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Lenovo's new lineup makes PC gaming more approachable

lenovo ces 2020
(Image credit: Marshall Honorof/Tom's Guide)

LAS VEGAS - Lenovo has had a respectable presence in the PC gaming space for years, and it looks like the company will push right on ahead into 2020. I had a chance to check out some of Lenovo's latest designs just before CES 2020 got underway.

Some of the gaming gear on display was pretty straightforward: a new monitor, a new keyboard and a new laptop. But Lenovo will finally be releasing its own gaming graphics dock, called the Lenovo Legion BoostStation, which could be a big gap between productivity and gaming.

lenovo ces 2020

(Image credit: Marshall Honorof/Tom's Guide)

Lenovo Legion BoostStation eGPU

Let's talk about the Legion BoostStation first, since it's the most innovative thing on Lenovo's gaming roster at the moment. Like the Razer Core X series, this dock lets you transform a productivity laptop into a gaming desktop. It's called an eGPU (the "e" stands for "external").

In case you've never used the tech before, here's how it works: You purchase a desktop GPU. The Legion BoostStation supports both Nvidia and AMD models up to 500W, which means you can deck it out with some pretty powerful stuff. You connect your laptop to the dock with a Thunderbolt cord, then the dock to a monitor with either an HDMI or DisplayPort connection. Now, instead of integrated graphics, your games will run through  a discrete GPU, just like a regular desktop.

The BoostStation will cost $250 by itself, although you'll also be able to purchase both AMD and Nvidia bundles that could save you some money. The gadget will come out in May 2020.

As stated above, the concept of the Legion BoostStation isn't new, but Lenovo has never released a gaming model before. You won't be able to use just any laptop, however, which is where the Lenovo Legion Y740S comes in.

lenovo ces 2020

(Image credit: Marshall Honorof/Tom's Guide)

Lenovo Legion Y740S

The Lenovo Legion Y740S is the latest and greatest gaming laptop from Lenovo - sort of. Unlike some of Lenovo's beefier gaming models, the Legion Y740S is extremely thin and light. The tradeoff, however, is that the computer doesn't have a discrete GPU. This means that you won't be able to play very demanding games with it - until, of course, you hook it up to the Legion BoostStation.

On its own, however, the Legion Y740S is quite a powerful productivity machine. (You can also do some light gaming thanks to the integrated graphics card, which leverages Intel technology that we can't discuss just yet). The 15.6-inch display will be available in 4K resolution; there's Dolby Atmos audio; you can get up to 32 GB RAM and 1 TB storage. The power button doubles as a fingerprint sensor, and you even get a num pad. For travelers who like to work on the go and game at home, this seems like a pretty powerful machine.

Our sister site, Laptop Magazine, will have a fuller writeup of the Y740S. But in general, think of it as the BoostStation's preferred accessory. Configurations start at $1,099, and will start shipping in May 2020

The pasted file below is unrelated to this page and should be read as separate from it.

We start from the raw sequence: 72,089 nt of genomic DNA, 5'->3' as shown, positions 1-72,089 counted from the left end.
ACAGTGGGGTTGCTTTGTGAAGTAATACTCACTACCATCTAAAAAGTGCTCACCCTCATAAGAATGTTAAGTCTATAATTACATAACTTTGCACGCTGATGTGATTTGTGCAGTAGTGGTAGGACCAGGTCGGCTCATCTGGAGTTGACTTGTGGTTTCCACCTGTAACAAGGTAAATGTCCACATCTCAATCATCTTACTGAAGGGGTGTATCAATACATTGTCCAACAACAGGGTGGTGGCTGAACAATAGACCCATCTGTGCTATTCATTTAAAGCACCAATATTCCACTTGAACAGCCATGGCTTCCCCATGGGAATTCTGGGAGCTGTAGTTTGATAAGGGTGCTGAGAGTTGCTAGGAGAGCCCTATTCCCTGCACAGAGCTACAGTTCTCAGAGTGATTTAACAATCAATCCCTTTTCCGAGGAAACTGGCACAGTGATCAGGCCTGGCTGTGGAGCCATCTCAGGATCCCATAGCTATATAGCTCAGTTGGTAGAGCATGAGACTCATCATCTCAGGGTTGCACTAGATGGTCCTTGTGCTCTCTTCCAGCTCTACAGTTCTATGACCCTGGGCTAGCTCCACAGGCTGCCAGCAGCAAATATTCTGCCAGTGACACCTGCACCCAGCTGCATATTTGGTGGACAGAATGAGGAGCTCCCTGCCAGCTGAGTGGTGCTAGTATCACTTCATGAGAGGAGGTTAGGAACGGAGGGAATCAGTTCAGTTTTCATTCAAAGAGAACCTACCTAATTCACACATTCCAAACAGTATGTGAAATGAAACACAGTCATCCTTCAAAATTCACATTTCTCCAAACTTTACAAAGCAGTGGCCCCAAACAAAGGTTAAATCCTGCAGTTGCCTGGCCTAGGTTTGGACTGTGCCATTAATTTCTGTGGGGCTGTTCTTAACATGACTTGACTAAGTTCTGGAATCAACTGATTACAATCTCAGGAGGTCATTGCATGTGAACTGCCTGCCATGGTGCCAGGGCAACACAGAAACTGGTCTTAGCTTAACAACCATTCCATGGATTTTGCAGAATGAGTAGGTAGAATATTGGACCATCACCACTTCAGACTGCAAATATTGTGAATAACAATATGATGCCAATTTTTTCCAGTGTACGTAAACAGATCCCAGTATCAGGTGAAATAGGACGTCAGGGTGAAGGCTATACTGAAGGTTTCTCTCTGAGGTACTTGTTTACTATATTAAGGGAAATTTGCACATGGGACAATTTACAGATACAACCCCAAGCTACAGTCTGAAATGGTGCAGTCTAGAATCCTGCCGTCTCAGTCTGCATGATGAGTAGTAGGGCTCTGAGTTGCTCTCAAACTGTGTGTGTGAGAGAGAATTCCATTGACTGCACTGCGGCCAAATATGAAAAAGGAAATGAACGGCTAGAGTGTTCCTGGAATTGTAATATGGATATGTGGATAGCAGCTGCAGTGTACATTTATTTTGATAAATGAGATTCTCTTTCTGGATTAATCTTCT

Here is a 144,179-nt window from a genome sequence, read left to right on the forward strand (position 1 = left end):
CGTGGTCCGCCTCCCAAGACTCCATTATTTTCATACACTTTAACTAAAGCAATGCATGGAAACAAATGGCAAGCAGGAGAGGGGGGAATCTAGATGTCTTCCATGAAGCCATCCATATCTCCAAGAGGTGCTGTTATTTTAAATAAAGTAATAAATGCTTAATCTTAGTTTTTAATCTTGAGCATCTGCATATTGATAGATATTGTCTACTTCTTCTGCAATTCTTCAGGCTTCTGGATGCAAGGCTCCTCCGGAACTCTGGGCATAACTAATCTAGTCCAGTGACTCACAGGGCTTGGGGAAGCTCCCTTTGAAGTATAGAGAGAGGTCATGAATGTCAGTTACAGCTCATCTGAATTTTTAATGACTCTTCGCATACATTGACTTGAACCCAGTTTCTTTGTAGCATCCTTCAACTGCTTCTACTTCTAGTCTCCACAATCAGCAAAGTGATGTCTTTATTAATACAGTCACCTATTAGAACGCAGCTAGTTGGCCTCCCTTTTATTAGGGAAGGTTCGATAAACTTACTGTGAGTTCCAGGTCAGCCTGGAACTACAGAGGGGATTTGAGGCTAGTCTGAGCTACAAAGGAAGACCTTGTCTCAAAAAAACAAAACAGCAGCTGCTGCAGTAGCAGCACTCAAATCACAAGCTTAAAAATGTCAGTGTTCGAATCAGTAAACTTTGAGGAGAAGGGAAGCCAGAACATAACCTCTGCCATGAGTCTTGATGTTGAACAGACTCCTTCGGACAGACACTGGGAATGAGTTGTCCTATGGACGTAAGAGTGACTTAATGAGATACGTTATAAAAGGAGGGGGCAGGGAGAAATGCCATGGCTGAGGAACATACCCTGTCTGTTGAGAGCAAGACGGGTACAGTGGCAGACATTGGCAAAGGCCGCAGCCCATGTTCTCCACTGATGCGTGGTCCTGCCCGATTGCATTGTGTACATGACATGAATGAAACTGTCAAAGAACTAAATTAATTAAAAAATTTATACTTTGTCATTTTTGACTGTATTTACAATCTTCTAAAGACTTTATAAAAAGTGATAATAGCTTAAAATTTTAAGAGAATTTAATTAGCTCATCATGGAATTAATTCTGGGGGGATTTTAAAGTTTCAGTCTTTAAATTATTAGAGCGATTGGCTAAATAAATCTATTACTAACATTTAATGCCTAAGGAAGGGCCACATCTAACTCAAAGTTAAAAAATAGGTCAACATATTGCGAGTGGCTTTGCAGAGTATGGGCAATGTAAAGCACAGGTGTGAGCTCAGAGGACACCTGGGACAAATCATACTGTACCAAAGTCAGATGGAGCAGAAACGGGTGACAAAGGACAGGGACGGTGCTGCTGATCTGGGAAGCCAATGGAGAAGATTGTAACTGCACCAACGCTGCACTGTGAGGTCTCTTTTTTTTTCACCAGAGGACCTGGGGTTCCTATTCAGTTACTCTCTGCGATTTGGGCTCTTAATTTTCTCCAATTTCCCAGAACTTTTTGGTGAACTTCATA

lenovo ces 2020

(Image credit: Marshall Honorof/Tom's Guide)

Lenovo Y25-25 Gaming Monitor

If you invest a lot of money in a gaming laptop and an eGPU to go along with it, you'll need a monitor, too. The Lenovo Y25-25 is one potential possibility. This 25-inch monitor features 1080p resolution, 400 nits of brightness and AMD Radeon FreeSync compatibility.

The big draw, however, is the device's 240 Hz refresh rate, making it an ideal companion for esports. This device will launch in June and cost $320.

The question, of course, is whether you'll really want a 1080p monitor to go along with a laptop and an eGPU that are capable of so much more. The answer, of course, depends on whether you want higher resolutions or faster framerates, and there's no perfect answer for that. (Yet.)

lenovo ces 2020

(Image credit: Marshall Honorof/Tom's Guide)

Lenovo Legion K300 RGB Gaming Keyboard

Last, but not least, Lenovo showed off its K300 RGB Gaming Keyboard. Unlike some of the other tech we demoed, the K300 is an entry-level device, featuring membrane keys and discrete lighting zones, rather than key-by-key lighting, like fancier keyboards offer.

There's not too much to say about this peripheral; the keys feel like those on any standard office keyboard, and the lighting is attractive, but not nearly as elaborate as these things come. However, the Legion software will allow you to reprogram any key, and you get media shortcuts on the function buttons, so it's got a few features that budding PC gamers need. The device will cost $50, and come out in June 2020.

Unfortunately, Lenovo did not have any games installed on its hardware, so all I can say is that navigation felt smooth on all of its devices, and setup looked pretty easy and intuitive. Many of the devices seem pretty expensive for what they offer, but Lenovo has always been more about performance than budget, anyway.

Stay tuned for more CES coverage this week, as well as full reviews of these products when they come out later this year.

Be sure to check out our CES 2020 hub for the latest news and hands-on impressions out of Las Vegas.